Randall & Quilter (R&Q) Investment Holdings, the specialist non-life insurance and reinsurance legacy investor and program manager, expects third-party capital to play a role across both the program management and legacy sides of its business.
The company continues to make it absolutely clear that accessing third-party capital to support its growth is a key ambition and looking at the results it’s easy to see why investors might be keen to support R&Q.
The company has reported half-year pre-tax operating profits that are up 30%, while within program management R&Q’s contracted premiums are up an impressive 95% and on the legacy side reserves acquired increased 81%.
More importantly perhaps, the program management business delivered 88% higher commissions and the legacy side saw returns on capital and equity up on the prior year.
Alongside the addition of 10 new programs being added in the first-half and nine legacy transactions being completed, R&Q is certainly busy, likely benefiting from market conditions at this time and has a clear ambition to do more, which is where third-party reinsurance capital comes in.
Of course, it’s not news that R&Q has been looking at accessing alternative capital on the legacy side of its business, having already employed an element of collateralised reinsurance within its own program and actively begun exploring sidecars or ILS fund type structures to bring capital in to help it do more.
On the legacy side the ambition has been very clear, with executives previously saying that, “Our key goal for the Legacy business is to add a recurring fee component to its income by managing legacy business on behalf of third parties.”
Which makes perfect sense, as R&Q can certainly increase its firepower by bringing third-party investors alongside it into legacy transactions, helping it access larger deals, while also potentially reducing its cost-of-capital.
But third-party capital is seen as having a dual-role to play, on both program management and legacy sides of the business at R&Q, providing greater opportunities for the company to structure something that might work on a longer-term basis, on the legacy side, and shorter-term on the program business side, it would seem.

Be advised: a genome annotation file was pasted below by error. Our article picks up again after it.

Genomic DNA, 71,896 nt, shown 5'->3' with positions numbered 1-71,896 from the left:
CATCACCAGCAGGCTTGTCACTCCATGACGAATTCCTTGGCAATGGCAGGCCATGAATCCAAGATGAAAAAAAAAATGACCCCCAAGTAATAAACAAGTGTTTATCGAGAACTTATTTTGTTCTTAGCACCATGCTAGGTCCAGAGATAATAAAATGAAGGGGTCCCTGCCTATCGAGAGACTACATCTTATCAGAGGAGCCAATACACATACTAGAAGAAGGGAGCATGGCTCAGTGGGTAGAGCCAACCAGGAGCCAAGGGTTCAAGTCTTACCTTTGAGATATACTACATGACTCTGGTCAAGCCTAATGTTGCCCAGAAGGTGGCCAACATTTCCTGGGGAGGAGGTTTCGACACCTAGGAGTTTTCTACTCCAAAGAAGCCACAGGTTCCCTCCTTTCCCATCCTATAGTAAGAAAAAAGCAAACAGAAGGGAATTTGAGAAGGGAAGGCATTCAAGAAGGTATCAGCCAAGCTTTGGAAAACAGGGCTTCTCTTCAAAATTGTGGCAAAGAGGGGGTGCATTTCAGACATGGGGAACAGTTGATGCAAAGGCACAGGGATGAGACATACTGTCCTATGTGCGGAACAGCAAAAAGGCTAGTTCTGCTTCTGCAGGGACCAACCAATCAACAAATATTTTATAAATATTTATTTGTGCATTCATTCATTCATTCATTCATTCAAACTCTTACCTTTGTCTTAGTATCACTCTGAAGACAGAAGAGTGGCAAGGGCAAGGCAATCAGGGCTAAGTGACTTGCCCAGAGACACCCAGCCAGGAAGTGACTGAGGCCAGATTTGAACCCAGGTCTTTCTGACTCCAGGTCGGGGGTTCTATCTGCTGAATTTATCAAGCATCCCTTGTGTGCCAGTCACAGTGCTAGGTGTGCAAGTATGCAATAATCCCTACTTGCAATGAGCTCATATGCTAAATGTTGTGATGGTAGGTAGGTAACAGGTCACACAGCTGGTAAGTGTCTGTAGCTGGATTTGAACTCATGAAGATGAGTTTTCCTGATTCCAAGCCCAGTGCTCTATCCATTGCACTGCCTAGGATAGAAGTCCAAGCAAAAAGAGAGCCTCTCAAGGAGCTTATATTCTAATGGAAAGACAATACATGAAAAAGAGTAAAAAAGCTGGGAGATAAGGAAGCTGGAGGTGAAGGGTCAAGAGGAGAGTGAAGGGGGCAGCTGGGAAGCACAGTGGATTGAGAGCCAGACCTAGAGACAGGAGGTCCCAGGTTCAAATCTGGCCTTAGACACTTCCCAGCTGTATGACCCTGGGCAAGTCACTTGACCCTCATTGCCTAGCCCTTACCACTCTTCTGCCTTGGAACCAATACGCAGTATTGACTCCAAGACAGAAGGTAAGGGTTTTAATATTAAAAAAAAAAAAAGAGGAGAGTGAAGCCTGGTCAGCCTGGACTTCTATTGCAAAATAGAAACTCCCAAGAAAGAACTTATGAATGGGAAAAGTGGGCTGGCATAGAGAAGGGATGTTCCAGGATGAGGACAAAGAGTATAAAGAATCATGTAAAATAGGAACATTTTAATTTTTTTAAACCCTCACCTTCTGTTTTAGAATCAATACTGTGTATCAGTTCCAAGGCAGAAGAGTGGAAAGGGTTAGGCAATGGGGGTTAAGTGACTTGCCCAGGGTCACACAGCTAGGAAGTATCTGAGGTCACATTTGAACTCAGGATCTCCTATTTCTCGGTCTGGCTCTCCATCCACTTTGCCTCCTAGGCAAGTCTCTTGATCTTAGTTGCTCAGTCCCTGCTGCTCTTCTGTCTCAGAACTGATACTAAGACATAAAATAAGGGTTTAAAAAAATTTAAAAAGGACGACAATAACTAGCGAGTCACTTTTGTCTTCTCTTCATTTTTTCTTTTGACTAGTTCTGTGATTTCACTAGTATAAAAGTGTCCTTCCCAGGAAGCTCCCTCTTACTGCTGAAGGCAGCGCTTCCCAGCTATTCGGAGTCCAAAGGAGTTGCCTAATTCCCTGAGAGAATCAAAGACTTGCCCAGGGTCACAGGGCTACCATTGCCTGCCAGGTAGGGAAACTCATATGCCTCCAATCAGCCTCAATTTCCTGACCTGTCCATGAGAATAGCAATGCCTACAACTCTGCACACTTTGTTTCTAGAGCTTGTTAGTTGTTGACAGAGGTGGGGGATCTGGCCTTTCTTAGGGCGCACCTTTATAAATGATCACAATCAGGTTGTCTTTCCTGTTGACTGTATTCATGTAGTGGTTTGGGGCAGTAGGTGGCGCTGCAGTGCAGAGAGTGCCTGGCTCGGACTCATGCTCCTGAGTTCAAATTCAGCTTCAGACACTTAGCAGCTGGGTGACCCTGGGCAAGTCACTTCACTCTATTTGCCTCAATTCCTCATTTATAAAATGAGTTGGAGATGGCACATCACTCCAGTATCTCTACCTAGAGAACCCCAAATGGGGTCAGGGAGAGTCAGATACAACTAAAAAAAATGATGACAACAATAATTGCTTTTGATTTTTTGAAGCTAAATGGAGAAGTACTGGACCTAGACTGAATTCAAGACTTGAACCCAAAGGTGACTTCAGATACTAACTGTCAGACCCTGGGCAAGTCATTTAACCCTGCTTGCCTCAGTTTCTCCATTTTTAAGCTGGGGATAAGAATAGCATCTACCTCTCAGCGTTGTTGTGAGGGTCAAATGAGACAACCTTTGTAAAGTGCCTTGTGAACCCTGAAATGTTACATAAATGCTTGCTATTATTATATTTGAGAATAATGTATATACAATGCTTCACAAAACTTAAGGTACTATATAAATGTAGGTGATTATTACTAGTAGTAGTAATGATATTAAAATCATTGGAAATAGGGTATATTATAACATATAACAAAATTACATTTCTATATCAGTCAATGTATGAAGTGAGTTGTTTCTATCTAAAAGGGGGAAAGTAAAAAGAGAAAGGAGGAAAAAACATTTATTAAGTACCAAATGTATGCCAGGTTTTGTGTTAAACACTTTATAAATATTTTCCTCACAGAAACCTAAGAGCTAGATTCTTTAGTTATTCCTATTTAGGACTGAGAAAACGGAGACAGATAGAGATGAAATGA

On the legacy business side, third-party capital usage continues to be explored, with discussions with investors likely ongoing.
It’s perhaps not the easiest time to encourage third-party investors, or indeed ILS funds, into the legacy arena, given the uncertainty over quality of reserves in many corners of insurance, and considering the now significantly firmer insurance and reinsurance marketplace.
The ambition of generating fee income from this business is clear though, with the company saying that ultimately bringing third-party investors along with its legacy deal-flow can help to improve its own returns on capital.
Bringing efficient capital into that side of the business in the right structure can certainly lower cost-of-capital for R&Q, making its own firepower more efficient, while also generating fee income that boosts results at the same time.
On the program management side, alternative capital is seen as one of the reinsurance capital sources that can support its growing program business, under the Accredited brand.
The appetite to access high-quality underwritten business through managed programs is clear in the ILS market and at this time it can provide an additional and often complementary, sometimes diversifying source of risk premiums to add to the collateralised reinsurance portfolio built through renewal business.
This is where the dual-role comes in, as for R&Q the same sources of alternative capital can help to drive efficiencies to both sides of its strategy, benefiting the legacy transaction flow, while also providing efficient reinsurance capital to support the MGA’s and brokers its program management side works with.
Which also means, if R&Q can harness third-party capital successfully, it could offer multiple strands and strategies to investors, from the legacy side and the program side and perhaps even a combined strategy where shorter-tailed business on the program side can help to offset some of the tail effects of the legacy portfolios assumed.
Which is why its ambitions in this area make a lot of sense. Although the company is likely to face the same challenges everyone has right now when it comes to capital raising.
But laying the foundations for a more full-featured third-party capital strategy will likely reap dividends for R&Q as and when investor appetite for direct access to insurance-linked returns resurges post-pandemic, as it’s expected to do.